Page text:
LED Lighting - Color Perception and Design - Colorkarma

LED Lighting – Color Perception and Design

How it affects our color perception and what designers need to know.

Author: Shoshana Burgett, Pink Elephant Productions

LED Lighting – How it affects our color perception and what designers need to know.

In another episode of structured color – Shoshana Burgett, Founder of Colorkarma, and Ryan Stanley, Global Colorist, Materials, and Color Innovation for PVH discuss the wonders of LED lighting.  We share hints and tips on how apparel, footwear, and packaging designers can leverage current lighting standards like D65 and D50 to understand where LED lighting fits and how it can be managed within the design and creative process, 

Shoshana Burgett: Hi, this is Shoshana Burgett from colorkarma.com. I am here with Ryan Stanley, the Senior Director of color; all things color PVH. Welcome again.

Ryan Stanley: Good to be here.

Shoshana Burgett: Good to be here. So we’re going to continue on our last conversation about illuminance. And the heated topic around LEDs.

Ryan Stanley: Yeah,

Shoshana Burgett: Right. You said, you know, incandescent is still one of the most used lights, as is fluorescent, right. But we see more and more LEDs and especially in retail spaces. So where do LEDs sit in this visualization and understanding when you have the three other illuminants to check under? I mean, you said incandescence, you said the cool white, and D65, which is daylight, right? So, where does LED sit in that range?

Ryan Stanley: You know, I’m a bit of an odd duck in that regard.

Shoshana Burgett: As always

Ryan Stanley: When you talk to most people in the industry, ideally, people want to know, they want digital tolerances against exactly how under the illuminant, that the color is going to be evaluated under. The wacky thing with LEDs is there are so many different types, there are so many different versions of it, they’re changing so often that it’s kind of hard for a standard body AATCC to D65, cool white, incandescent, stay stable for however many decades, LEDs are changing, almost by the week, the month, the year.

Shoshana Burgett: Yep, exactly.

Ryan Stanley: So I took a step back from this and thought to myself, what is the purpose of design execution? It’s making sure in my mind, it’s stewards of their selected color, right? So in whatever environment that they evaluated, in whatever environment that they’ve chosen that color. Now, ideally, I have a spectral curve. I have a standard curve to match a color standard and associated digital data to match if I’m, so what’s that, quote, a rose by any other name would still smell as sweet, if it was like a duck talks like a duck and quacks like a duck. It’s a duck. Right? So if I have a standard reflectance curve, and regardless, forget about LEDs for a second, if I’m looking at sets of illuminance taking snapshots of that color, under different parts of its spectral curve. A red cast light incandescent, a blue cast light, day light, you know, maybe a yellow or warm casted light, a cool white or ultra loom, or whatever else like that. I’m getting a good overall assessment of the level of potential inconstancy of that color. And or if I’m comparing a standard to a batch, any metamerism that might exist underneath those different illuminants. So at that point, our LED definitions in regards to execution really required. Potentially not. The industry has been getting away with not having one for however many years now.

Shoshana Burgett: Many years.

Ryan Stanley: Yeah, and they’re in the stores. And people are buying clothes and have been buying clothes under LEDs and looking at their clothes and their objects under their home LEDs. And we’re still matching color consistently. I got to think maybe then the secret sauce is defining color under a set of illuminance that looks at the curve in its entirety to define metamerism and inconstancy and not necessarily relying on having the actual illuminant table for that led.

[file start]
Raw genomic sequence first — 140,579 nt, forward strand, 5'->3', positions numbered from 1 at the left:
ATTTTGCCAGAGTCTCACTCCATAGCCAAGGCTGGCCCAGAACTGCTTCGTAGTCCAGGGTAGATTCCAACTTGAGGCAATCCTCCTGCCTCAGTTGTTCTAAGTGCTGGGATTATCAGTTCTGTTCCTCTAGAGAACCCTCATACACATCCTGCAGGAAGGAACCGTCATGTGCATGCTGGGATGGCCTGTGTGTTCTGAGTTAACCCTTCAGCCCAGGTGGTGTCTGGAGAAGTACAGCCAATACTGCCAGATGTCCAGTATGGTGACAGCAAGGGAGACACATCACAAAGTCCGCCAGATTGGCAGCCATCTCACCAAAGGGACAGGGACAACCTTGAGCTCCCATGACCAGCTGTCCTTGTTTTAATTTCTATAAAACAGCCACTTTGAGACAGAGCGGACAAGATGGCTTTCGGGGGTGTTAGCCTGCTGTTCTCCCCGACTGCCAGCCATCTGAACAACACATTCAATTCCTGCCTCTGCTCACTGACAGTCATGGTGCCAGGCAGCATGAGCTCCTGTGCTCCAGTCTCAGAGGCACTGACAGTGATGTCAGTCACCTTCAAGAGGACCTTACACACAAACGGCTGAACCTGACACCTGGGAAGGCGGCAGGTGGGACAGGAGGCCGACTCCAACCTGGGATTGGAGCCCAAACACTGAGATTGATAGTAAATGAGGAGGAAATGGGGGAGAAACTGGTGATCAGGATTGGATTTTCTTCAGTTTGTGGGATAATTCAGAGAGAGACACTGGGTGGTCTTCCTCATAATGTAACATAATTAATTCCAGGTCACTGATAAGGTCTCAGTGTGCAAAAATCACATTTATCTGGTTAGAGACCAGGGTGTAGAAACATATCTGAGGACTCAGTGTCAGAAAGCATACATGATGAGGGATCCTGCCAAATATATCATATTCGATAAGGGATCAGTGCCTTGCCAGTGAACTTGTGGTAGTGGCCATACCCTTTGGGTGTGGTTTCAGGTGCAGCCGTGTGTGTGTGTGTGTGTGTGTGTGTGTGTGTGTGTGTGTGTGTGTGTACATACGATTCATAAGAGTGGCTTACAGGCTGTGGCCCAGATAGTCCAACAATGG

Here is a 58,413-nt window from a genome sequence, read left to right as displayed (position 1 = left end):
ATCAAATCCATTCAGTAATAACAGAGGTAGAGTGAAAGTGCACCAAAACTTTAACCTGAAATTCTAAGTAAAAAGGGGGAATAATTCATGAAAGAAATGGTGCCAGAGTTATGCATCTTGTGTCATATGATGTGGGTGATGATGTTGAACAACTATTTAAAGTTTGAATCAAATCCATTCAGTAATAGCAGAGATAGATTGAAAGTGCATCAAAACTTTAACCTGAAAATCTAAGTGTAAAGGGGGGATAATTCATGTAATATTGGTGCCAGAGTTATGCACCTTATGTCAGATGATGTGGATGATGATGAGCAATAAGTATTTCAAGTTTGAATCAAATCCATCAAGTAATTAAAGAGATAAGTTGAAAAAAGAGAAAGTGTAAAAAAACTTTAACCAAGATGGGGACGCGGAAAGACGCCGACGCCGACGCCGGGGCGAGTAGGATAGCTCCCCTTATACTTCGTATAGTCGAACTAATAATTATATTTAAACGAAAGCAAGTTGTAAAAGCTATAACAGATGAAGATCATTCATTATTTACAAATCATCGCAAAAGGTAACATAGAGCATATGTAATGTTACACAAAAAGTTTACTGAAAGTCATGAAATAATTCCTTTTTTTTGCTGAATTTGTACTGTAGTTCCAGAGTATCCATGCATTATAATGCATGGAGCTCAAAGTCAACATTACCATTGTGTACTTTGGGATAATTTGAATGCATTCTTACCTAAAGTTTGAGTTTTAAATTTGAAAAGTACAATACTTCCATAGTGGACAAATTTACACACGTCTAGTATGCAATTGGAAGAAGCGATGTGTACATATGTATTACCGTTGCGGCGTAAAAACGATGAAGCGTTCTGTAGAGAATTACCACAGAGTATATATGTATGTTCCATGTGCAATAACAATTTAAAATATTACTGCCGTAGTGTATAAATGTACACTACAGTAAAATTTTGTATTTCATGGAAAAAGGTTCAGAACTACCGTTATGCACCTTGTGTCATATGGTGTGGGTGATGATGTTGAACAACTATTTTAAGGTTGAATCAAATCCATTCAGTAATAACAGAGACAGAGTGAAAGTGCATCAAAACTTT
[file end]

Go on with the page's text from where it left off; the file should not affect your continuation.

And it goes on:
Shoshana Burgett:  You’re measuring under those three different lighting sources to create a spectrum that is under an LED, you’re going to still have that spectrum.

Ryan Stanley: Yeah

Shoshana Burgett: Especially because now users have control over the LEDs. So if it’s morning, the LEDs are switching more to the blue, but during the day, it’ll go over to the yellow and red. And so in your theory, which I like is as long as you have those three points in time of variations, then it doesn’t matter because the LEDs are going to be within those three ranges.

Ryan Stanley:  Yeah, the call out you’re looking for, if you’re trying to coordinate a mixed media style that has all different materials on it that are dyed with different sets of dye, and you’re trying to get it to be as constant and minimize metamerism as possible. If you’re doing that looking at traditional illuminances, like ultra loom or cool white, daylight, incandescent, you’re exactly right, you’re looking, you’re identifying if a level of inconstancy would exist. And if you still so choose to pick a standard that is inconstant. Now you’re matching that inconstancy for your batch because now you’re looking at it under those illuminances. And you have defined tolerances against it. And then the color will look, however, the color will look under whatever light it is, because that’s how it works. So as long as you’re mitigating inconstancy,

Shoshana Burgett: Right

Ryan Stanley: And by having digital tolerances under at least three sets of illuminance, that cover that gamut or that cover that reflectance curve, you’re mitigating metamerism against your standard. And that’s how we’ve been getting away with not having defined LED tables in our color evaluation software.

Shoshana Burgett: And to your point, you have those three different standards. So again, no one has the high under an end-user, you can only wear that shirt under that light, and you can only do this under that light. By having multiple standards, you cover that range. And in printing, it’s usually just D 50. But this actually applies to print and packaging. Because as you go to the stores, as we said, even the basic cosmetic and beauty counters, whether or not that’s a CVS or Target, they’re now all doing LEDs under each shelf. And your whole lighting and experience is now very different than what the approval was, which was originally D 50. So again, you should be looking at it under a range, so that you understand the various experiences that the end consumer is going to have whether or not that’s a shirt, a package, a box, or your shoes.

Ryan Stanley: Yeah, your stickers that you held up in our last conversation. I mean, that’s a great example.